Friday, November 4, 2011

Cooking Something Pinteresting

Are you a Pinterest addict?  I am.  Pinterest is a site where you can waste hours of time doing two things.  One: create a virtual bulletin board of pictures and websites you want to remember for later ("I love the cute hair bow tutorial I saw online.  I'm going to 'pin it,' so I can find the instructions later.") Two: look at the myriad of stuff other people have pinned, then re-pin it to your own board ("Oooohhh... it never occurred to me that you could deconstruct Baby's crib and make a bench out of it, and I never would have read the kind of blog that talks about this, but now that I see it, I have to do it!!!!")  I've seen so many good ideas on Pinterest that I decided I can't look at it while I'm up at night with Lydia.  I get so excited about the possibilities that I literally can't go back to sleep.  I know...I can't help it.

(By the way, want to follow me on Pinterest?  Click the big, red button on the side bar.)

The folks at Pinterst have helpfully created some umbrella categories that one can peruse, like fashion, food, crafts, photography, and travel, just to name a few.  I spend most of my time looking at kids, crafts, and food - and I mean this virtually, not just in real life.  Let me tell you, seeing row after row of beautiful photographs of really nice food just does something to me.  My mouth waters as soon as I log in.  (I don't want to hear your remarks about Pavlov.)  I got so many cakes going on my food board that I even created a separate cake board.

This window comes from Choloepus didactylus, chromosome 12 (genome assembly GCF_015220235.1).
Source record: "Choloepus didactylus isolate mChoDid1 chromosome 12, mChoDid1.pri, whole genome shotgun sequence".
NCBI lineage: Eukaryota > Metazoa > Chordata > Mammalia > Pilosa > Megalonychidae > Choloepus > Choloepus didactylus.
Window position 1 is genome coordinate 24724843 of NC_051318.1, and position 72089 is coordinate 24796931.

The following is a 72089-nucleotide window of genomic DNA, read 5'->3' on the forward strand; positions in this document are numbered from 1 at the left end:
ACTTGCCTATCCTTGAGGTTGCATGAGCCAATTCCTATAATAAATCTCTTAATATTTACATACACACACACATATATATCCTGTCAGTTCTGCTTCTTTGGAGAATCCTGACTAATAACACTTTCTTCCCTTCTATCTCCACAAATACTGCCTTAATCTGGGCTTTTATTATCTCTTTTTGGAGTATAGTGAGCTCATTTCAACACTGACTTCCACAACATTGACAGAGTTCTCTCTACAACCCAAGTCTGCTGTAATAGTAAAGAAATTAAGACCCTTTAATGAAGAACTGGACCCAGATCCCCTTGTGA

So after weeks of looking at all these pictures and accompanying recipes, I decided to get out my mixing spoon and make a few.  Some are wonderful.  Some look good and taste mediocre.  I figured that I'd try my hand as a food critic; that is, of my own cooking, based on recipes I find on Pinterest.  Interested?  Then read on...

Just before Halloween, there were a plethora of pumpkin recipes making the rounds on the Food Boards.  I really like cooking with pumpkin.  I always buy several pumpkins, which I roast, puree, and freeze to bake with throughout the year.  So I was looking for ways to use up the end of last year's pumpkin.  And this Pull-Apart Cinnamon Sugar Pumpkin Bread showed up over and over again.  This is from a beautiful and yummy-looking food blog called Sunny Side Up in San Diego.  It looks amazing, doesn't it?  I had just made pumpkin muffins, which Jonathan and Hannah both devoured (and these are people who turn up their noses at banana, blueberry, or chocolate muffins).  So I was ready to venture deeper into the realm of pumpkin breads.

One afternoon last week, Hannah and I gathered the ingredients and went to work.  This is a yeast bread, so it was a lesson in delayed gratification for daughter and mother alike.  Hannah especially enjoyed cutting the strips of dough to make the pull-apart bits.  It baked up into a nice loaf, which looked almost as lovely on our plate as it does in the original picture.

Hannah and I sat down to take our first bites.  She liked it okay, but unlike the magic pumpkin muffins, only ate a few bites.  (This is normal for my non-sweet-tooth.  I don't understand how she is related to me, but I guess it's for the best.)  I, on the other hand, was hugely disappointed. 

I don't think I've ever said this before in my whole life, but there was too much sugar.  The entire bread tasted like sugar: cinnamon sugar coating each piece of bread, and then a very sweet glaze drizzled over the entire thing.  (By the way, I left the rum out of the glaze.  Maybe that was the problem.)  It did not taste one bit like pumpkin. I was sad that I used my second-to-last cup of frozen pumpkin on a bread that didn't have any pumpkin flavor.

Bottom line: this one's not going in the Keeper File.  As a cinnamon sticky bread, it was just fine, but for a pumpkin bread, it missed the mark for me.

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